A House of Representatives-elect, Christian Abah, whose election into the Ado/Okpokwu/Ogbadibo Federal Constituency, Benue, was nullified by an Abuja Federal High Court on Wednesday for forging a 1985 Diploma in Accounting of the Federal Polytechnic, Mubi, has approached the Court of Appeal, Abuja Division, seeking to set aside the judgment.
Justice Adeniyi Ademola, the trial judge, had held that his findings revealed that an earlier judgment of the National/State Assembly Election Petition Tribunal sitting in Makurdi delivered on September 6, 2011, affirmed that the certificate presented by Abah to INEC was forged, and annulled his election forthwith.
However, Abah, through his counsel, Mr Sunday Ameh (SAN), in a Notice of Appeal, made available to the Street Journal on Sunday, urged the Court of Appeal to set aside the judgment on the ground that the trial court lacked jurisdiction to entertain the suit.
The appellant’s counsel also faulted the trial judge, arguing that there was no evidence before the lower court to support the findings that the appellant committed fraud and perjury.
He also prayed the Appeal Court to set aside the judgment on the ground that it was delivered against the weight of evidence, adding that the documents relied upon by the court were discredited by the documents submitted by the appellant.
He asked the court of appeal to remit the case back to the Federal High Court for fresh trial by another judge other than Ademola.
Ameh further contended that the trial judge erred in law when he went ahead to determine the suit in spite of being aware of a pending appeal before the Supreme Court on the suit.
Apart from the appeal pending before the Supreme Court, Ameh argued that there was an application for stay of proceeding pending before the trial judge.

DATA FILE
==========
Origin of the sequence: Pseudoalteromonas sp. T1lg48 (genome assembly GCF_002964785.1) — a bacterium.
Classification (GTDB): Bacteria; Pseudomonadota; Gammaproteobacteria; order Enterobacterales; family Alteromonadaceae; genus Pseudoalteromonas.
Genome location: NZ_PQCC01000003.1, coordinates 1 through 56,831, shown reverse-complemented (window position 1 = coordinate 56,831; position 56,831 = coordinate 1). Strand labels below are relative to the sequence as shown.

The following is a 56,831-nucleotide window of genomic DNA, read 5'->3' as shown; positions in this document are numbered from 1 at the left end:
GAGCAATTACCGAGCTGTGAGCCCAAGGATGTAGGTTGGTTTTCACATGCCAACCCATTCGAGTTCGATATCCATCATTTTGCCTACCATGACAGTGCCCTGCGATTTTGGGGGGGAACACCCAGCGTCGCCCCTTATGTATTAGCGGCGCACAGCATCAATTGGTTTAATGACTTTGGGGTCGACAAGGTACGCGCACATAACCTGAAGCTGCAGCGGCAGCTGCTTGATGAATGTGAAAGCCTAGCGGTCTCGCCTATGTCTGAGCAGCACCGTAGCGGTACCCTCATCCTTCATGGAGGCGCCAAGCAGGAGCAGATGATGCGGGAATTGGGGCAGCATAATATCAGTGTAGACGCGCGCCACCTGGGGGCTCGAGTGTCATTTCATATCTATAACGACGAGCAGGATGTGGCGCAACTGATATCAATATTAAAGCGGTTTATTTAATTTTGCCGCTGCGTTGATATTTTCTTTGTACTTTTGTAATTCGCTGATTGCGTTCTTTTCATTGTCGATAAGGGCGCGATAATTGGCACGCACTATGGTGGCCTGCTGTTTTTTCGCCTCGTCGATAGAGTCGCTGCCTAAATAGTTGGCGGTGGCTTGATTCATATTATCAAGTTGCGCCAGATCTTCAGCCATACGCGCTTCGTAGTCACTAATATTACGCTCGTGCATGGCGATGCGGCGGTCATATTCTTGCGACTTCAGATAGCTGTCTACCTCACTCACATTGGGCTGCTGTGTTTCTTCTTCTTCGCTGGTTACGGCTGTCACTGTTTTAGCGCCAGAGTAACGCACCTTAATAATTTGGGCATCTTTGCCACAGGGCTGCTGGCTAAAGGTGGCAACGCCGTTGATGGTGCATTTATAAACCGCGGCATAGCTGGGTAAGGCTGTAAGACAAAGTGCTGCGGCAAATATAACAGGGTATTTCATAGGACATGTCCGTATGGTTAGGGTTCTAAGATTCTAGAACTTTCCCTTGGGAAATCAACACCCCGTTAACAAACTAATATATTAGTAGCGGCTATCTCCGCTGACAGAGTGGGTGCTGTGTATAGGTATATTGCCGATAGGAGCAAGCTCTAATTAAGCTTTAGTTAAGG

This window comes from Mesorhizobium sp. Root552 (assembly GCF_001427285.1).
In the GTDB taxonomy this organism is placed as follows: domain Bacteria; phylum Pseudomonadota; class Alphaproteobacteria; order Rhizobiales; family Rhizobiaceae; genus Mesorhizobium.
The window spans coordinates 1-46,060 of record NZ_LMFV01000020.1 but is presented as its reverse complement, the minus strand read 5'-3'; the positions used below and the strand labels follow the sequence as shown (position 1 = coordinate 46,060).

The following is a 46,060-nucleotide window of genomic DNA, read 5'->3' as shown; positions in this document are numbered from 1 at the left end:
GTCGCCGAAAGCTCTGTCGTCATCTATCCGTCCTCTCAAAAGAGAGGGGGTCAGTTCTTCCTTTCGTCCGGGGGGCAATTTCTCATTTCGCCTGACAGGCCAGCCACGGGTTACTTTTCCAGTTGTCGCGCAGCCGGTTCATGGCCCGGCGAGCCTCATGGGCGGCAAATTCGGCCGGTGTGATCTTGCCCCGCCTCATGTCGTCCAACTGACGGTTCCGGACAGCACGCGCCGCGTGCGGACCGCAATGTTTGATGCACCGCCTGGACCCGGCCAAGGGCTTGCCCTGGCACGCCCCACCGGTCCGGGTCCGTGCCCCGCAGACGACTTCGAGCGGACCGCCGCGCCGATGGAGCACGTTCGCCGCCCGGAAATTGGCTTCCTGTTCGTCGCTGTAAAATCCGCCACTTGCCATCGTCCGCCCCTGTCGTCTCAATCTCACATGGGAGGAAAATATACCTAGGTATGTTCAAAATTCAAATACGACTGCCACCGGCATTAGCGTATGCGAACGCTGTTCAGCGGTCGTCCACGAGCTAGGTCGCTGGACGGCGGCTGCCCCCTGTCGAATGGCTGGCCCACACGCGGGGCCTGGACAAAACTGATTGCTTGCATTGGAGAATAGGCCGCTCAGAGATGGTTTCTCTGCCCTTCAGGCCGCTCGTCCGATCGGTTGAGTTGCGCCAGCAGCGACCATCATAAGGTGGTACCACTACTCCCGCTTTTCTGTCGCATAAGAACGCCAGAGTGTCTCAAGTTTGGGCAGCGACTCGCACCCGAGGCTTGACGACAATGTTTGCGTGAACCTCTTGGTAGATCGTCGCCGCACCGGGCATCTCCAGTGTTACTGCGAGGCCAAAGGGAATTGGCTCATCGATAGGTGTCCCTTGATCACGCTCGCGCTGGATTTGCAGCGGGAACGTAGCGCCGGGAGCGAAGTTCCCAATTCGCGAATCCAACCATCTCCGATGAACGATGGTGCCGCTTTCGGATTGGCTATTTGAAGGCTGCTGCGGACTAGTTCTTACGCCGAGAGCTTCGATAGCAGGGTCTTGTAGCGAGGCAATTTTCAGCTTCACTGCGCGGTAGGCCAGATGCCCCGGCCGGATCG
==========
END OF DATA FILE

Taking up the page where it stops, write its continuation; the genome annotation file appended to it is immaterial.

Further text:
“When the trial court heard the substantive matter on the 24th April, 2015 and reserved judgment to an unspecified date, it was seized of jurisdiction in view of the appeal that had been entered in the Supreme Court and the pending motion for stay of proceedings,” he said.
Ameh also faulted Justice Ademola’s decision of refusing to convert the Originating Summons with which the plaintiff filed the case to a Writ of Summons.
He said: “This suit is for a declaration that the appellant committed act of fraud, which cannot be entertained by way of Originating Summons.’’
“The manner in which the suit before the lower court was commenced is grossly incompetent and the lower court lacked jurisdiction to entertain it.”
Justice Ademola had in the judgment held that the allegation of certificate forgery against Abah by the plaintiff, Mr Hassan Saleh, was true, having been earlier established by an election tribunal in 2011 to be true.
He also said that a letter by the Registrar of the Federal Polytechnic, Mubi, Mr Suleiman Buba, affirmed that the certificate presented by Abah to INEC, was forged.
The judge also declared all the votes that accrued to Abah in the PDP primaries held on Dec. 6, 2014, as wasted and also declared Saleh as winner of the election.
He, therefore, ordered INEC to issue a fresh certificate of return to Saleh, who had aspired for the position in the primary election before the PDP declared Abah unopposed.
The court also ordered the incoming Speaker of the 8th National Assembly to swear in Saleh as the member representing Ado/Okpokwu/Ogbadibo Federal Constituency.
Ademola also ordered the Independent National Electoral Commission (INEC) to nullify the certificate of return issued to Abah.
He also ordered the Inspector-General of Police, Mr Solomon Arase, to immediately commence prosecution of Abah for the crimes of forgery and perjury.
Ademola also decried the conduct of Mr Ameh, who was also PDP’s counsel, for what he described as “frivolous applications and tactics to delay the hearing of the case’’.
He ordered that the processes filed in the suit and his judgment be served on the Nigerian Bar Association, the Legal Practitioners Disciplinary Committee and Legal Practitioners Privileges Committee, so as to sanction Ameh.
The judge also ordered the three defendants, the PDP, INEC and Abah, to pay a total of N450,000 costs to the plaintiff.
Justice Ademola expressed dissatisfaction over the conduct of INEC and PDP for promoting “the culture of impunity’’ by failing to disqualify Abah from participating in the election, at the initial stage, knowing fully well an election tribunal had found him wanting.